There was excitement among advocates about the high-profile challenger. At the news site Techdirt [ http://www.techdirt.com/ ], one commenter called Professor Nesson “my new HERO” and expected the industry to “go down in a blaze of humiliation!”
The problems for the case, however, started well before the first day of trial; Professor Nesson’s court filings and tactics were decidedly informal and offbeat. As part of his almost obsessive desire for transparency and documentation, he posted a recorded telephone conference call with the judge and industry lawyers on his blog, and even posted e-mail messages from friends discussing case strategy.
In one message, Lawrence Lessig [ http://www.lessig.org/ ], an internationally recognized expert on copyright at Harvard Law School, expressed serious reservations about the suit and counseled against Professor Nesson’s plan to argue that Mr. Tenenbaum had made “fair use” of the music. Fair use is a doctrine more commonly cited when small portions of a published work are quoted elsewhere. It would be wrong, Professor Lessig wrote, to “pretend” that “fair use excuses what he did.”
“It doesn’t,” he added.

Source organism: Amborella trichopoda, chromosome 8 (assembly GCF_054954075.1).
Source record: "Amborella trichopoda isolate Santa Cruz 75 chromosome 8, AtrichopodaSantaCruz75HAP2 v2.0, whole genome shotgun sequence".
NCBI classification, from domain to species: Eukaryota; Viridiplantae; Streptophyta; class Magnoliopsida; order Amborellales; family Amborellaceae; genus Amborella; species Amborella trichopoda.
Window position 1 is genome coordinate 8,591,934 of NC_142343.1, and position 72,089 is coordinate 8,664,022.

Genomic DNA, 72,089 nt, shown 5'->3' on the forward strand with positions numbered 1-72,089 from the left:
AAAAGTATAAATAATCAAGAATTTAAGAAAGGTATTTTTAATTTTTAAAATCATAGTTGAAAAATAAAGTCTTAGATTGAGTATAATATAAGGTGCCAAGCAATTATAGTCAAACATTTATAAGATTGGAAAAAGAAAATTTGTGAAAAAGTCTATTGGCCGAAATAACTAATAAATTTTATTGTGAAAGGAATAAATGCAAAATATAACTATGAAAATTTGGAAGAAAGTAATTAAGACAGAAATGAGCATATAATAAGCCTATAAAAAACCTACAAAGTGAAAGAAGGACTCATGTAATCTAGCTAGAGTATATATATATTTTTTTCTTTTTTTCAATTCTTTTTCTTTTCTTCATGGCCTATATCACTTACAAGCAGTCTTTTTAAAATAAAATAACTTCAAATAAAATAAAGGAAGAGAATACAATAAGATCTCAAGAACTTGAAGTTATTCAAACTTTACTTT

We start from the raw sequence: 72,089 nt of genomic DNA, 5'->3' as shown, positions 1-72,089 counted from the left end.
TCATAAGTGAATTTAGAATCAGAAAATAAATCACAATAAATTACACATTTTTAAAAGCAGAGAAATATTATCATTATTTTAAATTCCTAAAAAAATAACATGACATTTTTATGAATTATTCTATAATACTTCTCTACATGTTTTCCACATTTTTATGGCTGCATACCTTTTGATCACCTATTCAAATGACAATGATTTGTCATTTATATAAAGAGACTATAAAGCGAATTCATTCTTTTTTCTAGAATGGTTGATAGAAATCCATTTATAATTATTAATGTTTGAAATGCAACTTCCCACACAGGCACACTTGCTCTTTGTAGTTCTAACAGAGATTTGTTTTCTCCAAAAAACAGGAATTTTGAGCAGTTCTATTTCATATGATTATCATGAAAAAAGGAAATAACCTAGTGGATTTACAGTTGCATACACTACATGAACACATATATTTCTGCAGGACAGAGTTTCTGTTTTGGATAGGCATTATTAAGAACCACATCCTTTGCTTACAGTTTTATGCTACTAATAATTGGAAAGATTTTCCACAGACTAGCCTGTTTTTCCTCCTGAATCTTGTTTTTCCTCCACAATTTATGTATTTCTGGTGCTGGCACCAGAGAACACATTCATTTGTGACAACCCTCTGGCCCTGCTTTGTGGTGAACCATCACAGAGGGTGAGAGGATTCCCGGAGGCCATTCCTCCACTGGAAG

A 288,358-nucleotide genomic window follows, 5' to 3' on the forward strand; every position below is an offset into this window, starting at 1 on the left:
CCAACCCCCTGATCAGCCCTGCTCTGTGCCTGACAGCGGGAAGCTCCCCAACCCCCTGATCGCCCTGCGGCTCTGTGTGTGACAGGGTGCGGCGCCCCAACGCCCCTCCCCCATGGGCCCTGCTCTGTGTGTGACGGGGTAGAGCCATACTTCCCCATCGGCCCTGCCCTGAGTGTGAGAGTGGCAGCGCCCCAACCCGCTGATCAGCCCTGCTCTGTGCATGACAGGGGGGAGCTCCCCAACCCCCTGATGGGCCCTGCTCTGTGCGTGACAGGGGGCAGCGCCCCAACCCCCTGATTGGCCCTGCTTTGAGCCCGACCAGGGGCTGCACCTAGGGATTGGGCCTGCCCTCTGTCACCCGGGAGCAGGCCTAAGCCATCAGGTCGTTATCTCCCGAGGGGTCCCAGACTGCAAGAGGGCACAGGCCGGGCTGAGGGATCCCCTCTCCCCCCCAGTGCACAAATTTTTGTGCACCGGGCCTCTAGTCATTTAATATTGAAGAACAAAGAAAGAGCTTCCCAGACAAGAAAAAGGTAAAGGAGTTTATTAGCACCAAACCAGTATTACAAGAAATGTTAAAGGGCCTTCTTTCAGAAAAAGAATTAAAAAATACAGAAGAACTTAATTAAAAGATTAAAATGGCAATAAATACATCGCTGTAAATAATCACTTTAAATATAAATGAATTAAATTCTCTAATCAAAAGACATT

Even before opening statements, Professor Lessig was proved right: Judge Gertner prohibited the fair-use defense.
“To say she dealt us a stiff blow actually puts it quite lightly,” Professor Nesson said.
During his opening statement, Professor Nesson held a brick of foam wrapped in plastic and compared it to the compact discs that the industry sold before the online revolution. He cut the wrapper and the foam broke into hundreds of pieces, which he compared to digital bits that spread around the world.
Ben Sheffner [ http://copyrightsandcampaigns.blogspot.com/ ], a copyright lawyer who has worked for the entertainment industry and covered the trial for the Web site Ars Technica [ http://arstechnica.com/ ], said Professor Nesson’s breezy, almost insouciant manner was more suited to the classroom than the courtroom, where “there are hundreds of rules you have to follow, and if you don’t follow them, there is a judge who literally lays down the law.”
The crucial blow came on the stand, when Professor Nesson encouraged Mr. Tenenbaum to admit freely that he had downloaded and shared songs, after having denied it in depositions, “because it’s the truth,” Professor Nesson said, stripping the case to the core issue of the law’s unfairness. Judge Gertner essentially declared the case over, directing a verdict against Mr. Tenenbaum and leaving the jury to decide only the penalty.